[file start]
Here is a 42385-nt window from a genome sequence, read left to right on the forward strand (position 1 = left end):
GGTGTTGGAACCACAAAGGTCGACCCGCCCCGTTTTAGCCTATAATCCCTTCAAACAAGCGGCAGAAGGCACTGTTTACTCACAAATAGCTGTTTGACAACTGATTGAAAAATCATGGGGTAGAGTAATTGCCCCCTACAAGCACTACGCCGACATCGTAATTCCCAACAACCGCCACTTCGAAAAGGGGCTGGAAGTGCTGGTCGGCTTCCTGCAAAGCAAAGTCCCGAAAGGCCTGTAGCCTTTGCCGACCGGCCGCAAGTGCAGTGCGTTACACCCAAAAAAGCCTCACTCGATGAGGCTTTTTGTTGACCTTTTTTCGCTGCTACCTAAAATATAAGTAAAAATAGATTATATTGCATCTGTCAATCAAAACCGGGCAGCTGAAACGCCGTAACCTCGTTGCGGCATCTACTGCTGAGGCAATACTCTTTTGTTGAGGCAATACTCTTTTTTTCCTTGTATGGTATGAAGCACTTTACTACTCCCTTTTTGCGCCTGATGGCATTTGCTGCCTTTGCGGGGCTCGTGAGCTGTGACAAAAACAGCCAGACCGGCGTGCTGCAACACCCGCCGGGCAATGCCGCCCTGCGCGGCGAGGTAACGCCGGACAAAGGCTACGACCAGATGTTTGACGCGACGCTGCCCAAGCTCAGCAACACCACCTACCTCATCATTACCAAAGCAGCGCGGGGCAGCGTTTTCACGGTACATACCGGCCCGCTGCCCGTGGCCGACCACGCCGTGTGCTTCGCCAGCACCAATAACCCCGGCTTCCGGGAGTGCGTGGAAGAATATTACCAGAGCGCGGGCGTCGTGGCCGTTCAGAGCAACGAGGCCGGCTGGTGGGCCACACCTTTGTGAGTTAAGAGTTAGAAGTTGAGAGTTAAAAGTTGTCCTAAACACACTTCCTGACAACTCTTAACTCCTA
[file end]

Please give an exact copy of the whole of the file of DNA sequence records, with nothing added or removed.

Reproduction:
Here is a 42385-nt window from a genome sequence, read left to right on the forward strand (position 1 = left end):
GGTGTTGGAACCACAAAGGTCGACCCGCCCCGTTTTAGCCTATAATCCCTTCAAACAAGCGGCAGAAGGCACTGTTTACTCACAAATAGCTGTTTGACAACTGATTGAAAAATCATGGGGTAGAGTAATTGCCCCCTACAAGCACTACGCCGACATCGTAATTCCCAACAACCGCCACTTCGAAAAGGGGCTGGAAGTGCTGGTCGGCTTCCTGCAAAGCAAAGTCCCGAAAGGCCTGTAGCCTTTGCCGACCGGCCGCAAGTGCAGTGCGTTACACCCAAAAAAGCCTCACTCGATGAGGCTTTTTGTTGACCTTTTTTCGCTGCTACCTAAAATATAAGTAAAAATAGATTATATTGCATCTGTCAATCAAAACCGGGCAGCTGAAACGCCGTAACCTCGTTGCGGCATCTACTGCTGAGGCAATACTCTTTTGTTGAGGCAATACTCTTTTTTTCCTTGTATGGTATGAAGCACTTTACTACTCCCTTTTTGCGCCTGATGGCATTTGCTGCCTTTGCGGGGCTCGTGAGCTGTGACAAAAACAGCCAGACCGGCGTGCTGCAACACCCGCCGGGCAATGCCGCCCTGCGCGGCGAGGTAACGCCGGACAAAGGCTACGACCAGATGTTTGACGCGACGCTGCCCAAGCTCAGCAACACCACCTACCTCATCATTACCAAAGCAGCGCGGGGCAGCGTTTTCACGGTACATACCGGCCCGCTGCCCGTGGCCGACCACGCCGTGTGCTTCGCCAGCACCAATAACCCCGGCTTCCGGGAGTGCGTGGAAGAATATTACCAGAGCGCGGGCGTCGTGGCCGTTCAGAGCAACGAGGCCGGCTGGTGGGCCACACCTTTGTGAGTTAAGAGTTAGAAGTTGAGAGTTAAAAGTTGTCCTAAACACACTTCCTGACAACTCTTAACTCCTA